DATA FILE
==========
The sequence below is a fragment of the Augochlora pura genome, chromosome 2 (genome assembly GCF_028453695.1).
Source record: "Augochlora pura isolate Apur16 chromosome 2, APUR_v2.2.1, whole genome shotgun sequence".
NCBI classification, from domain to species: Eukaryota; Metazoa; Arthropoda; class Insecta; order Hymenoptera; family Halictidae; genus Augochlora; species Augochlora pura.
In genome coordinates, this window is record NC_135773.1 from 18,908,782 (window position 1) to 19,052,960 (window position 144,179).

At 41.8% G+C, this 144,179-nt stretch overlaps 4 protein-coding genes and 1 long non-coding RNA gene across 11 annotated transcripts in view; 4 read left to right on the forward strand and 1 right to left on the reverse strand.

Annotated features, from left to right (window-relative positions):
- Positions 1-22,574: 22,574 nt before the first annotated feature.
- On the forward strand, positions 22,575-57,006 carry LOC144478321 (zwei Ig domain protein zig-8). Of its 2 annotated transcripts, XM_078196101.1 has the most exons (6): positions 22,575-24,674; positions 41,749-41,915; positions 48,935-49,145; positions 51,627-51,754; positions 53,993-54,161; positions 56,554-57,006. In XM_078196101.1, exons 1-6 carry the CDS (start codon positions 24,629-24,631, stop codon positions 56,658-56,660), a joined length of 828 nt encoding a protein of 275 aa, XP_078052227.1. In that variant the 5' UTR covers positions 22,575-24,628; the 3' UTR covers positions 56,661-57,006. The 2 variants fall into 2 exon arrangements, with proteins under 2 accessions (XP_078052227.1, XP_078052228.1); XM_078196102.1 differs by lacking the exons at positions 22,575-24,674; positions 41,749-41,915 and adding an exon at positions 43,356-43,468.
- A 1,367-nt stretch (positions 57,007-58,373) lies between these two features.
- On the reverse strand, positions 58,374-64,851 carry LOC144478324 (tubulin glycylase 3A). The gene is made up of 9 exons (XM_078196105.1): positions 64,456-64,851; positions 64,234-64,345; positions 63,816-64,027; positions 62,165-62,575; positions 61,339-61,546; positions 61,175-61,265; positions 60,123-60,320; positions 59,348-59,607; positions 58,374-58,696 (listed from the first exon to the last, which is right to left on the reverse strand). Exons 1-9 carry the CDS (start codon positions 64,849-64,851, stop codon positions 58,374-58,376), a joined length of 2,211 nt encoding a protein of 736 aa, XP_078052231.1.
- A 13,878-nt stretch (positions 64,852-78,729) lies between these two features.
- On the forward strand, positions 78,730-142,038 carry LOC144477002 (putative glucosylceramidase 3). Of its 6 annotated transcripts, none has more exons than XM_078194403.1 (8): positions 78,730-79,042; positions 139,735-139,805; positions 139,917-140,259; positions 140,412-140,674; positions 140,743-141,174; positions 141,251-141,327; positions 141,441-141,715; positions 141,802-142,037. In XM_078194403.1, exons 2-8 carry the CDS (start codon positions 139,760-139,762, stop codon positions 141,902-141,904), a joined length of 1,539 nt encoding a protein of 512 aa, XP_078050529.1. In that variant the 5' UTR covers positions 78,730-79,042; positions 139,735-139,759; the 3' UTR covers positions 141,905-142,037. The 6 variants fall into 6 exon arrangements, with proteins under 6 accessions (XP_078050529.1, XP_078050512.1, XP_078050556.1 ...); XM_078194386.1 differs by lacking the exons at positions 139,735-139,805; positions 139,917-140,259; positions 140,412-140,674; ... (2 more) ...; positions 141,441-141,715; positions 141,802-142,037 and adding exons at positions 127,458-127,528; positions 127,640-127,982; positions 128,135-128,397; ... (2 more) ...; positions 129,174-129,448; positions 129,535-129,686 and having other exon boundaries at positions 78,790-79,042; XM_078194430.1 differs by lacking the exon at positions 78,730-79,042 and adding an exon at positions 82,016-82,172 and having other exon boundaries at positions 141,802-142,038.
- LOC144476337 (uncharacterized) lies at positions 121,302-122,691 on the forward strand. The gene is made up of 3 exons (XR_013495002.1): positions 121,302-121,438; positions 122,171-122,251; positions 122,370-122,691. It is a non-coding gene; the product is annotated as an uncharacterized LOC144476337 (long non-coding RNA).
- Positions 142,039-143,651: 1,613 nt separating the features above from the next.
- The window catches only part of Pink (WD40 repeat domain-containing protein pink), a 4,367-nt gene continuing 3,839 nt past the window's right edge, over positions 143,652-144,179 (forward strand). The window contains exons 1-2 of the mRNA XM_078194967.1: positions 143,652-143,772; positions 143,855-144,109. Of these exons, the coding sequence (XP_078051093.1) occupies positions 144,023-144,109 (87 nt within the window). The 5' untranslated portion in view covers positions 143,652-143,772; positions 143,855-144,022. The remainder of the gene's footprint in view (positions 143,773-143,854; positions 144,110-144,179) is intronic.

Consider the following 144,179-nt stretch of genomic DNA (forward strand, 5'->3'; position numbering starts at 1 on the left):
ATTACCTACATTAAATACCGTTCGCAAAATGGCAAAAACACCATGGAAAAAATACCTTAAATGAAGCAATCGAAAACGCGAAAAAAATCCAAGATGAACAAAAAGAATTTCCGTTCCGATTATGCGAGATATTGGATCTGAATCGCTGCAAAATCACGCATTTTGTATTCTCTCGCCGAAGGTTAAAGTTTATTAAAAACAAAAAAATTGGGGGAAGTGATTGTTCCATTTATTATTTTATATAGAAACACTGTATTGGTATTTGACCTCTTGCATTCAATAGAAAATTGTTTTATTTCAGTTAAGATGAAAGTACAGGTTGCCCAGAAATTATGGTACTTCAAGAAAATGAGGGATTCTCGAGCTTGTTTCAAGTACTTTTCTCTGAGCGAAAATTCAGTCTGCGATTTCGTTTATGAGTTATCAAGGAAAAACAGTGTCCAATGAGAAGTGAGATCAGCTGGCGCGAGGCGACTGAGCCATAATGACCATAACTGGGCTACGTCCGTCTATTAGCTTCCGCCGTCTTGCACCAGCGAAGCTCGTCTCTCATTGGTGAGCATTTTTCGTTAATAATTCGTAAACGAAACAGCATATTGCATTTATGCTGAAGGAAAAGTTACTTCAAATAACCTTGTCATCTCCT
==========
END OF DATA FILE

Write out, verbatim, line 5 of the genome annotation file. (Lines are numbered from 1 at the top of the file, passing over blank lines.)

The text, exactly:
At 41.8% G+C, this 144,179-nt stretch overlaps 4 protein-coding genes and 1 long non-coding RNA gene across 11 annotated transcripts in view; 4 read left to right on the forward strand and 1 right to left on the reverse strand.